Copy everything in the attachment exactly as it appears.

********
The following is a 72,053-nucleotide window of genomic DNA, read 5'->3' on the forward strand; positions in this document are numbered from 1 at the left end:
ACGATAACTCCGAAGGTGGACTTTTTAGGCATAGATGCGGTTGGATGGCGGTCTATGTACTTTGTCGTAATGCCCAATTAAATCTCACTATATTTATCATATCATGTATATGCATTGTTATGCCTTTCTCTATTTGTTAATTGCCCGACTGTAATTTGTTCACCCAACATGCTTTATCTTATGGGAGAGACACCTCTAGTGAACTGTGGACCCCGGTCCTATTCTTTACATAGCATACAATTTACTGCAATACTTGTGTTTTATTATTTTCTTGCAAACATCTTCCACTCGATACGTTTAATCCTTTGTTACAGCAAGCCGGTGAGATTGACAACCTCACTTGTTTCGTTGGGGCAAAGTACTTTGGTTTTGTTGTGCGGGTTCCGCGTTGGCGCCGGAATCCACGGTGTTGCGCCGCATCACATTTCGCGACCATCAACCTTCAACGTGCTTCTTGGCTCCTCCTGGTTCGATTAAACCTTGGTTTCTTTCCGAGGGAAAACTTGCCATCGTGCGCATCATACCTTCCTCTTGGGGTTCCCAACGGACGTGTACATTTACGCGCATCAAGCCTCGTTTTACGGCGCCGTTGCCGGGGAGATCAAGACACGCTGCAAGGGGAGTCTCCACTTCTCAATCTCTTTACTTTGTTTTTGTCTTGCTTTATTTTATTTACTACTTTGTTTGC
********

The following is a 72,053-nucleotide window of genomic DNA, read 5'->3' on the forward strand; positions in this document are numbered from 1 at the left end:
ACGATAACTCCGAAGGTGGACTTTTTAGGCATAGATGCGGTTGGATGGCGGTCTATGTACTTTGTCGTAATGCCCAATTAAATCTCACTATATTTATCATATCATGTATATGCATTGTTATGCCTTTCTCTATTTGTTAATTGCCCGACTGTAATTTGTTCACCCAACATGCTTTATCTTATGGGAGAGACACCTCTAGTGAACTGTGGACCCCGGTCCTATTCTTTACATAGCATACAATTTACTGCAATACTTGTGTTTTATTATTTTCTTGCAAACATCTTCCACTCGATACGTTTAATCCTTTGTTACAGCAAGCCGGTGAGATTGACAACCTCACTTGTTTCGTTGGGGCAAAGTACTTTGGTTTTGTTGTGCGGGTTCCGCGTTGGCGCCGGAATCCACGGTGTTGCGCCGCATCACATTTCGCGACCATCAACCTTCAACGTGCTTCTTGGCTCCTCCTGGTTCGATTAAACCTTGGTTTCTTTCCGAGGGAAAACTTGCCATCGTGCGCATCATACCTTCCTCTTGGGGTTCCCAACGGACGTGTACATTTACGCGCATCAAGCCTCGTTTTACGGCGCCGTTGCCGGGGAGATCAAGACACGCTGCAAGGGGAGTCTCCACTTCTCAATCTCTTTACTTTGTTTTTGTCTTGCTTTATTTTATTTACTACTTTGTTTGC